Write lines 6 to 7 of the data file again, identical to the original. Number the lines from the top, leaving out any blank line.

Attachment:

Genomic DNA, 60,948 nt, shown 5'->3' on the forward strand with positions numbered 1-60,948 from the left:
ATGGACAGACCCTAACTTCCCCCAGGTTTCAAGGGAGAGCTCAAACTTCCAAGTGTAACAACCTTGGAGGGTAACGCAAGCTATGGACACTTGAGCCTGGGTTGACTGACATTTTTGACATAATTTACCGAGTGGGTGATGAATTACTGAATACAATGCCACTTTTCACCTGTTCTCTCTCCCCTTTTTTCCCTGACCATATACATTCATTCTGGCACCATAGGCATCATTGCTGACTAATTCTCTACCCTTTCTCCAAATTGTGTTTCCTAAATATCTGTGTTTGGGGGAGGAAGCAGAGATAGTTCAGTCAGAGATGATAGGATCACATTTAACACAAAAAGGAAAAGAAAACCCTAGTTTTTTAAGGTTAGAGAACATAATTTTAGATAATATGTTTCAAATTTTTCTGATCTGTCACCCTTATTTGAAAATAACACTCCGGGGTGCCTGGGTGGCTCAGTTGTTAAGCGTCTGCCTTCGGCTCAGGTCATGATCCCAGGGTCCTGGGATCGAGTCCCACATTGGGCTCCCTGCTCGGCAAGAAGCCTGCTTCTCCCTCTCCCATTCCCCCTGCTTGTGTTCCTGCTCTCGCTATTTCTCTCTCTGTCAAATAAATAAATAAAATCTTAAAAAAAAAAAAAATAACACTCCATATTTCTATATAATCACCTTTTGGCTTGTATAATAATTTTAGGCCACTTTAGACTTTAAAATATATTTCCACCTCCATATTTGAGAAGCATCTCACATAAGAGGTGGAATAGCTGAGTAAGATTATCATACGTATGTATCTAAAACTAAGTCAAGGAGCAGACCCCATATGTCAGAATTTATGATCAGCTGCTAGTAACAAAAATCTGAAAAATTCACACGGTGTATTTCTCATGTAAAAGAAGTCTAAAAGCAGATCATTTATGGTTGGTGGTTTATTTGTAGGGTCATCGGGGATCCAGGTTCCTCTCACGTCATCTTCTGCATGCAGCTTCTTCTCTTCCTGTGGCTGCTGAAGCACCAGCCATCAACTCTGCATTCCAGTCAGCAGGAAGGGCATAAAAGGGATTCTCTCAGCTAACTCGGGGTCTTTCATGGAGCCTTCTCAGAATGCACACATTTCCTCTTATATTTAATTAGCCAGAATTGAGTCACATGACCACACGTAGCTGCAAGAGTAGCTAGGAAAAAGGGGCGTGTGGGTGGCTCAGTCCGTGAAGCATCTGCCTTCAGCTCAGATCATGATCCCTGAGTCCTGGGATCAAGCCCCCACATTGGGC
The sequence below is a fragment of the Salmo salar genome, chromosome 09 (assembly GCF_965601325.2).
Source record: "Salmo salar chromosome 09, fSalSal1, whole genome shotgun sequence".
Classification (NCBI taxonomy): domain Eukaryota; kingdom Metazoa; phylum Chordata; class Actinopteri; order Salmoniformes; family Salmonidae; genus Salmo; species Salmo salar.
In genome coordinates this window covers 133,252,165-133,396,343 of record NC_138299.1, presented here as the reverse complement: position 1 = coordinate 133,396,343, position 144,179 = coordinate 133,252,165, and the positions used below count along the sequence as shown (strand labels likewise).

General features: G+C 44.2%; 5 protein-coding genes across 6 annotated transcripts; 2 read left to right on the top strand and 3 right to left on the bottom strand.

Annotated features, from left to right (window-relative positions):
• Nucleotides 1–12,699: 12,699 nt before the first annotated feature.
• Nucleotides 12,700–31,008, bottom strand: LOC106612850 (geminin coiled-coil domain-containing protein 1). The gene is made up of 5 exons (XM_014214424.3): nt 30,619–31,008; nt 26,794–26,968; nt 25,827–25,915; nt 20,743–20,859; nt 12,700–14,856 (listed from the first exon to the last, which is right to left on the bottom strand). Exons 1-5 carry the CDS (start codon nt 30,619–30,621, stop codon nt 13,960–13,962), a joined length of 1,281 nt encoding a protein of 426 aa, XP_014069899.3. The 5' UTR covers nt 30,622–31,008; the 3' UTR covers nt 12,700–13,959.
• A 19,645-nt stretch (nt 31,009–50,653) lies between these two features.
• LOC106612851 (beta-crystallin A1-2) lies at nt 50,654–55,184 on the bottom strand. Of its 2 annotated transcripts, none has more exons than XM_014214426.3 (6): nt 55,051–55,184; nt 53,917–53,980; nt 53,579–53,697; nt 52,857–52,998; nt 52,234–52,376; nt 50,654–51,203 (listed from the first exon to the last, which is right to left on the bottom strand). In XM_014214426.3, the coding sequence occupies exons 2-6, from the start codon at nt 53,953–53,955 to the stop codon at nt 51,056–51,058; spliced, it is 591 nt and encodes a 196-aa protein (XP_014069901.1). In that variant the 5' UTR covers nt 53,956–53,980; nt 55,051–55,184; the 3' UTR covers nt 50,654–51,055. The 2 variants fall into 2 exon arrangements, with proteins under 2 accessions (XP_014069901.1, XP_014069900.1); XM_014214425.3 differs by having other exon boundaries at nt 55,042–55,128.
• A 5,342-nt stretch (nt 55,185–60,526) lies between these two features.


In genome coordinates this window covers 133,252,165-133,396,343 of record NC_138299.1, presented here as the reverse complement: position 1 = coordinate 133,396,343, position 144,179 = coordinate 133,252,165, and the positions used below count along the sequence as shown (strand labels likewise).

General features: G+C 44.2%; 5 protein-coding genes across 6 annotated transcripts; 2 read left to right on the top strand and 3 right to left on the bottom strand.